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Product Management

Are Side Projects a Good Idea for PMs?

Mar 27, 2019
By Carlos González de Villaumbrosia

Some of you who read the title are probably already saying, "I literally have no time at all for extra work — how can I do a side project?" First off, let’s all take a deep breath and clear a few things up right now:

  • Side projects don't have to take more than a few hours a week.
  • If you can't spare even a few hours outside of your work schedule, well, then you may be a bonafide workaholic. Generally not a great thing.
  • In the end, this little bit of work may turn into something that makes a real impact. At the very least, you will improve your skill set.
  • Lastly, for those who are concerned, coding skills are NOT necessary for all side projects! You can rest easy now.

Now that you're more comfortable with the idea that a side project won't upend your life with a mountain of extra work, we can begin discussing how you can start your next passion project, as well as how it can set you up for greatness.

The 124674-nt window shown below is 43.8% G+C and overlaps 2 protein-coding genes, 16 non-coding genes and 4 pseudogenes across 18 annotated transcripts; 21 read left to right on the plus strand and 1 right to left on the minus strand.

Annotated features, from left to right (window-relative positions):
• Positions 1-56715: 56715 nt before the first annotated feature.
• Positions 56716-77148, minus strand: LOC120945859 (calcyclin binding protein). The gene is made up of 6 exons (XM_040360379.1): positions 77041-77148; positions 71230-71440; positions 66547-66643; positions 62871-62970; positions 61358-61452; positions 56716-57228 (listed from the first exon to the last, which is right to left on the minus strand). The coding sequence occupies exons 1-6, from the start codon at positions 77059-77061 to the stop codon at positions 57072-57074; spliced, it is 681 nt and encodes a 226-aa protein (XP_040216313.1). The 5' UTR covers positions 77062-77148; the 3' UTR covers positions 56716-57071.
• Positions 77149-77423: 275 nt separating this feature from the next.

Getting Started: Planting the Idea Seed

Obviously, the first step towards any project is coming up with an idea. This can either be a lightbulb moment or it can be a process that may take some time. If this process does take a long time, don't get frustrated! Keep searching in your areas of interest, and keep brainstorming. Remember, this is a side project - not a product launch with a strict deadline, so you can take your time!

Once you have identified areas of interest, start taking notes on what you think can improve the experience for users who are in this market. The breadth of your ideas can be limitless, so don't feel the need to be practical.

The main point here is not to make a groundbreaking insight, but rather to get the creative juices flowing so you can begin the next phase of your project.


Make a Plan (But Keep It Simple)

Now that you know what you want to start working on, it's time to start creating a mini-roadmap for your project.